Loading ...
Sorry, an error occurred while loading the content.

[hr100] Re: trail shoe crampons

Expand Messages
  • Keri French
    Jennifer: I found a good pair of very lightweight crampons made by CAMP. They are made of a lightweight alloy, they have 6 points (no front points), they
    Message 1 of 13 , Mar 8, 2000
    • 0 Attachment
      Jennifer: I found a good pair of very lightweight crampons made by CAMP. They
      are made of a lightweight alloy, they have 6 points (no front points), they
      are adjustable and lace up with a strong and light nylon strap. They fit under
      the front portion of your shoe and are fairly straight forward to put on. I
      have them available in a key dropbag (Ouray) in case I feel the conditions &
      time of day might warrant them. I haven't had to use them yet on the course.
      It would be wise to road test them and get real good at putting them on prior
      to HR. For availability check at any good mountaineering shop. There is
      another type out that sit under the arch of your foot and attach with some
      large rubber bands and don't cost much. They appeared to be made for short
      term use on flat ground and probably wouldn't work well in the San Juans. Good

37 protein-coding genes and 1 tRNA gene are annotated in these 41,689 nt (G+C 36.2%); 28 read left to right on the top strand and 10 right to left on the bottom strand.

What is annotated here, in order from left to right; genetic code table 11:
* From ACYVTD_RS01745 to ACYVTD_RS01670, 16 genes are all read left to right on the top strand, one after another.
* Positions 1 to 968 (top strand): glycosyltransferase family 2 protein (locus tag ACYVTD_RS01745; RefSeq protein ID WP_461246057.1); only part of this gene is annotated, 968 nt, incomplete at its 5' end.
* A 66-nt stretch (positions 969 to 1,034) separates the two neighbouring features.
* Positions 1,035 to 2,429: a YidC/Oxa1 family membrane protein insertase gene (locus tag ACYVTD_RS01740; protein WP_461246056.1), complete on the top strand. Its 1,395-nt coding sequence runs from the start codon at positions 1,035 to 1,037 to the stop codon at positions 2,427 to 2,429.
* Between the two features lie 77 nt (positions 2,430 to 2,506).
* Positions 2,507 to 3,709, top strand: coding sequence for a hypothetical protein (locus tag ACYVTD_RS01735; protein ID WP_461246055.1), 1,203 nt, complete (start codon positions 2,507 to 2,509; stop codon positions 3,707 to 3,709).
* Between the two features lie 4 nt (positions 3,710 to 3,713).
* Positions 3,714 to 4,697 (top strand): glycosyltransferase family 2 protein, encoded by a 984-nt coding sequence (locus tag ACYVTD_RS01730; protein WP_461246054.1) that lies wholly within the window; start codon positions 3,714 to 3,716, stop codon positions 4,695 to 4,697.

luck!

      Jan Gnass
      Bishop,CA

      GRoachHigh@... wrote:

      > I am debating about these little crampons that can be slipped over trail
      > shoes for the steeper or icy snow fields enroute on the Hardrock course. I
      > have inquired with many veterans of the event. Some say they have used them.
      > Some say they do not bother.
      >
      > Are they useful at HR100 and, if so, what kind should I buy? The ones I
      > looked at recently don't appear as though they could stop ones feet from
      > slipping.
      >
      > Jennifer Roach
      > Boulder, CO>
      >
      > ------------------------------------------------------------------------
      > To Post a message, send it to: hr100@...
      > To Unsubscribe, send a blank message to: hr100-unsubscribe@...
      >
      > ------------------------------------------------------------------------
      > eGroups eLerts!
      > It’s easy. It’s fun. Best of all, it’s free.
      > http://click.egroups.com/1/2072/1/_/382674/_/952492493/
      >
      > -- Create a poll/survey for your group!
      > -- http://www.egroups.com/vote?listname=hr100&m=1
    • Carl & Sally Yates
      Good idea. That Grant Swamp scree finished me off 2 yrs. ago. I was thiking of using an ice axe or one pole left at Chapman. ... From: danar@us.ibm.com
      Message 2 of 13 , Mar 8, 2000
      • 0 Attachment
        Good idea. That Grant Swamp scree finished me off 2 yrs. ago. I was thiking
        of using an ice axe or one pole left at Chapman.
        -----Original Message-----
        From: danar@... <danar@...>
        To: hr100@egroups.com <hr100@egroups.com>
        Date: Wednesday, March 08, 2000 10:23 AM
        Subject: [hr100] Re: trail shoe crampons